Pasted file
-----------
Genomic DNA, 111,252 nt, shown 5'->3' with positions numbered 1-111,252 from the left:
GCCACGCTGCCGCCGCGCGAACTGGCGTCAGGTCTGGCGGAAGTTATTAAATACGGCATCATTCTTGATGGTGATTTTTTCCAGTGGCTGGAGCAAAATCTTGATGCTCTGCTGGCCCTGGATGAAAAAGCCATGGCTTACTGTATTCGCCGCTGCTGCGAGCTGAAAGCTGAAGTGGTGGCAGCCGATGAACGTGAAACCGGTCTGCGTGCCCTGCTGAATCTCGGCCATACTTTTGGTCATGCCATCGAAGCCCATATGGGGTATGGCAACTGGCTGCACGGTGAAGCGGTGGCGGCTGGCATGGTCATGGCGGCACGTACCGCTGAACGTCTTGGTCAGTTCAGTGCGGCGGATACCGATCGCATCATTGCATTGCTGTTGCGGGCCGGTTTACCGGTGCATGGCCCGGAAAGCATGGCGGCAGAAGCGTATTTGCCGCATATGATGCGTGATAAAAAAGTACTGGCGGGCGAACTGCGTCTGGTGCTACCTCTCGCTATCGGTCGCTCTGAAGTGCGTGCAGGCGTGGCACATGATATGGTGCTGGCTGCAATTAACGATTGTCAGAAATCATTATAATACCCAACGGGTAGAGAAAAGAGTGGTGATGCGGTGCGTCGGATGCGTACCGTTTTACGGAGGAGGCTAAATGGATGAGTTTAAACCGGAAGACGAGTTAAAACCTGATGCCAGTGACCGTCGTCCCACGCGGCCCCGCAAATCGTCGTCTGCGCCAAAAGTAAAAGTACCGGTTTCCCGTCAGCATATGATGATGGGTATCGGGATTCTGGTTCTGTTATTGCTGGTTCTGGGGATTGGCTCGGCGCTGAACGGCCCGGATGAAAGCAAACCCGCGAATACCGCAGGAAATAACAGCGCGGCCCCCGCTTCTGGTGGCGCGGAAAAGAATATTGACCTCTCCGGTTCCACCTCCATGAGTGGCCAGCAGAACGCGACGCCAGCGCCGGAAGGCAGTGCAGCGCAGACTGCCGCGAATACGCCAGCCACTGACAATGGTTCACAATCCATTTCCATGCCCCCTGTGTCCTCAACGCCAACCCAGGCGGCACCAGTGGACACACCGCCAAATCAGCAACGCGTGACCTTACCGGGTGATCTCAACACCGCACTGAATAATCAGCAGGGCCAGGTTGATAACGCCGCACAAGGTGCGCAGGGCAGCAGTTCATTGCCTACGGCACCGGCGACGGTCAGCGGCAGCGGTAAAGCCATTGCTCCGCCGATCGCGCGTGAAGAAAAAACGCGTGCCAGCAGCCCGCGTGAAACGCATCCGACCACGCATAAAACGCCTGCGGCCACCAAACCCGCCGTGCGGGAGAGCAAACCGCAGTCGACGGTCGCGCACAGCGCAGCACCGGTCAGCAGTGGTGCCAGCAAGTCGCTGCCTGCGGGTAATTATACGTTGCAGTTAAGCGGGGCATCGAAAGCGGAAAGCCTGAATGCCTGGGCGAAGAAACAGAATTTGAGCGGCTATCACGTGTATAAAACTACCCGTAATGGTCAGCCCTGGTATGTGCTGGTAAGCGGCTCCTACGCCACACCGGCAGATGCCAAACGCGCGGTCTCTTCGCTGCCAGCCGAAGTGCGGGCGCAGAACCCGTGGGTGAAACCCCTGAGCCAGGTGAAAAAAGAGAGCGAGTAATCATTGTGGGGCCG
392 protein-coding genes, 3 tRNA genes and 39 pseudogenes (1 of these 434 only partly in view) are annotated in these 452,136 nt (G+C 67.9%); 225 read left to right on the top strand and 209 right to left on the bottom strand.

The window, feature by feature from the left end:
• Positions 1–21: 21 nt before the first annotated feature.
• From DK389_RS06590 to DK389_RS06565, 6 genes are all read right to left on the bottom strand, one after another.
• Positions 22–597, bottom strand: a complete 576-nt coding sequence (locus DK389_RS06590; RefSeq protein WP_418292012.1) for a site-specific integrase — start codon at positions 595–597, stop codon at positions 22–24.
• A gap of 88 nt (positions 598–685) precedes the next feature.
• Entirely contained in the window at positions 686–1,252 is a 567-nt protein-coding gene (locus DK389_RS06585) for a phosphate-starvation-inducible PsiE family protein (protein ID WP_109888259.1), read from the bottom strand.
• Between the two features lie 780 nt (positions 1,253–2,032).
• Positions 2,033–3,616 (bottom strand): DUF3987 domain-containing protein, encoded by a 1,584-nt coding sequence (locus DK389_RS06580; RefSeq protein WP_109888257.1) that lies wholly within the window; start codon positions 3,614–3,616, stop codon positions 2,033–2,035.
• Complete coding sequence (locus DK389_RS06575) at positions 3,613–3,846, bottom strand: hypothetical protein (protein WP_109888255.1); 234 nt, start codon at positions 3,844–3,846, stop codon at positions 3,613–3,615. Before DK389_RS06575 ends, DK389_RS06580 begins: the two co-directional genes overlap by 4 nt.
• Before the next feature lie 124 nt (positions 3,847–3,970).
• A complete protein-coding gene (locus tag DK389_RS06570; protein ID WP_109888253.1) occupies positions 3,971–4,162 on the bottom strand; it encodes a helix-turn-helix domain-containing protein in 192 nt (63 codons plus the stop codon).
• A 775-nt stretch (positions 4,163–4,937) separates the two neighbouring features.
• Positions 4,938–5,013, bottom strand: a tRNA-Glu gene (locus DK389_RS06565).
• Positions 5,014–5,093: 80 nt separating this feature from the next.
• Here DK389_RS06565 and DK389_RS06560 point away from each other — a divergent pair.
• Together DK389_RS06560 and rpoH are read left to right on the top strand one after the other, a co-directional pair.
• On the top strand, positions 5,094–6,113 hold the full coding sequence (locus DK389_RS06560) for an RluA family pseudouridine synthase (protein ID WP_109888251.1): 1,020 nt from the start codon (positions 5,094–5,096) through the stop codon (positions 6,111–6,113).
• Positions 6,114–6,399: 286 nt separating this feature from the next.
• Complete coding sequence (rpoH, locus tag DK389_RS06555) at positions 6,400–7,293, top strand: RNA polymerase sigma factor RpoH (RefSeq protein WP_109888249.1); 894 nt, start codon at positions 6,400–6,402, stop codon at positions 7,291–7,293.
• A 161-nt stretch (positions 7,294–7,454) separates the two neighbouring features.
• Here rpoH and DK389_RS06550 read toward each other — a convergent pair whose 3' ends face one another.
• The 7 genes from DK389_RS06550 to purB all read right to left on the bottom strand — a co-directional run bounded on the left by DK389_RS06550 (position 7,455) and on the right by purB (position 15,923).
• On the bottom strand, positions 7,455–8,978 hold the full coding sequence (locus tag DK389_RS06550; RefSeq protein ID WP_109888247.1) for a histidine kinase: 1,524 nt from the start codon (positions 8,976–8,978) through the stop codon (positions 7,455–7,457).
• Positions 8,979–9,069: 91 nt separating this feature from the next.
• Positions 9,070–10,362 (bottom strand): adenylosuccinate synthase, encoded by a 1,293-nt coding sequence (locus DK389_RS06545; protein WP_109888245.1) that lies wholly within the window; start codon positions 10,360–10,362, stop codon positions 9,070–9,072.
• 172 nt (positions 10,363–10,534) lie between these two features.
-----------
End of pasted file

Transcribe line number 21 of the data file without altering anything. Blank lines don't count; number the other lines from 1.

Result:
• Positions 6,114–6,399: 286 nt separating this feature from the next.